Showing you how to grow your bags – Stellar’s staking, Ripple’s XRP showes and EOS’s lawsuit (a classic in the making already)

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f933e95f-57b3-422a-a313-2d4aec5489b3.png October 5, 2020
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By Noelle Acheson
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Top shelf

The Australian government is investing big in modern technology.

Elsewhere, rewards are coming in for XRP and XLM holders, the forced EOS redistribution makes everyone happy except Block.One, and Venezuela built a national stock exchange on Ethereum.

Australia modernizes
Australia will commit A$800 million (US$575 million) to invest in digital technologies as part of its coronavirus recovery plan, Prime Minister Scott Morrison announced Tuesday. The federal plan will see US$256.6 million for a digital identity solution, $419.9 million to fully implement the Modernising Business Registers (MBR) program, $22.2 million for small businesses training to utilize digital technologies and two blockchain pilot programs totalling $6.9 million. “The Plan supports Australia’s economic recovery by removing out-dated regulatory barriers, boosting the capability of small businesses and backs the uptake of technology across the economy,” Morrison said in the announcement.

Ripple’s Community Comes Together
Taking the number one spot, as the fastest to respond to their member’s needs and requests, is Ripple, for pushing forward with its quantitative easing project, right when it was needed the most. In order to fight back the price decline and the world’s recent unfortunate series of events, XRP holders are being compensated for their consistency and loyalty to the network, in the most generous community program ever developed by Ripple.

Support for Staking
Back in 2018, the Stellar community proposed a reward program through the Stellar Community Staking Marathon, when the cryptocurrency market was witnessing a downfall, and now, here it is. While this initiative was recommended with the vision of attracting more users, it is an incentive payout program for both new and old users. Under this payout, users can claim up to 25% of the XLM balance as a bonus through a time-based staking algorithm that estimates a reward percentage and allots the additional Lumens automatically. You can claim the Lumens via Account Viewer.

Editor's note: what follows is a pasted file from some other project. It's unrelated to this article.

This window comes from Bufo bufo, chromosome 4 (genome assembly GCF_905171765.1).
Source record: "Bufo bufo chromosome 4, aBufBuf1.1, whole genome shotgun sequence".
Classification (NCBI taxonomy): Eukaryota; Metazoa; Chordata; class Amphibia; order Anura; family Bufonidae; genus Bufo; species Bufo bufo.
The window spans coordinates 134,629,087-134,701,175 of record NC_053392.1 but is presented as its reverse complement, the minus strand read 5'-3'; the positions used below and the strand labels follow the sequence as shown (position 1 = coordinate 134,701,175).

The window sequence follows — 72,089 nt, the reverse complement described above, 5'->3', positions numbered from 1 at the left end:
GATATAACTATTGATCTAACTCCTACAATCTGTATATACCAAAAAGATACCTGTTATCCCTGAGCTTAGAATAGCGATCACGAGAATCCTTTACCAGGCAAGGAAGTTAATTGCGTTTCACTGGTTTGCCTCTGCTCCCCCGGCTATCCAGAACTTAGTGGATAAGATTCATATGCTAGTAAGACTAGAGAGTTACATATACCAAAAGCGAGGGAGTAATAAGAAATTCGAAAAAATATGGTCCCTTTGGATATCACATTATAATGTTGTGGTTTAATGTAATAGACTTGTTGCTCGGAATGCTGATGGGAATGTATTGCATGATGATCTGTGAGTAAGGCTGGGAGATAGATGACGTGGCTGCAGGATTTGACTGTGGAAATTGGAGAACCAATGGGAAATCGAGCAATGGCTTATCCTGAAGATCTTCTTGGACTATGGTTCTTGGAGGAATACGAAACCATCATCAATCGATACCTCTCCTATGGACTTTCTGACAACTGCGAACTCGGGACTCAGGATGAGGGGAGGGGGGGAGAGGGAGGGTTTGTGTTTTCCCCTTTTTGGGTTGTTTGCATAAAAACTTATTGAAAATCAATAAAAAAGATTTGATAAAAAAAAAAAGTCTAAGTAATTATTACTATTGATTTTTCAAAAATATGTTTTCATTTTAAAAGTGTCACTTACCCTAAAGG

The Rise and Fall
EOS has been one of the darlings of the blockchain industry, especially in Asia, ever since it has been launched – but not lately. The company raised over $4 billion in its year-long ICO, making it one of the most lucrative blockchain offerings. However, it has always had an off relationship with the SEC. In 2018 Block.one was charged for violations of the SEC’s security offering regulations, but the story didn’t end there. This time around, the probe is related to manipulation of its token prices. However, instead of paying off its outstanding tax liabilities and mounting penalties, the company has chosen to forfeit its digital assets. All EOS holders can qualify for redistribution. Check out the full story.

National and decentralized
Venezuela has launched a “decentralized” national stock exchange built atop the Ethereum blockchain. Enabled under a new law listed in the country’s Official Gazette on Tuesday, the exchange comes as part of new measures announced by Pres. Nicolas Maduro in a bid to sidestep tough U.S. sanctions. A draft of a wider “Anti-blockade Law for National Development and the Guarantee of Human Rights,” aimed to give the government tools to “defeat all mechanisms of persecution and international blockade,” was also announced Tuesday in a speech to the country’s National Assembly. The news comes soon after Venezuela legalized the cryptocurrency mining industry.

CoinDeskU
Universities are often key to getting new industries off the ground, providing the infrastructure to take paradigm-shifting ideas to the next level. But in blockchain and digital finance technology, how do they measure up?

Introducing CoinDesk U, a ranking of the top 20 schools identified in our research in collaboration with Mousebelt.

During a special CoinDesk Live episode on Oct. 6, we will release the results of the first CoinDesk U ranking. We are inviting students from around the U.S. as well as representatives from student club networks, the crypto industry and leading institutions to discuss traditional academia’s relevance and support for the financial technology poised to fuel Web 3.0.

Watch CoinDesk Live: Can Old Schools Teach New Tech on CoinDesk.com, Twitter and YouTube. Learn more.

Quick bites

At stake

Are DEXs better off?
The sudden takedown of BitMEX, an institutional part of centralized crypto trading, raises questions about the viability of decentralized exchanges (DEXs).

CoinDesk’s Will Foxley reports the value proposition of decentralized platforms is that they are – at least in theory – wholly owned by their communities, rather than their investors or a C-suite of executives.

However, they are founded by real, live humans who are subject to the whims of law enforcement agencies. Are they next?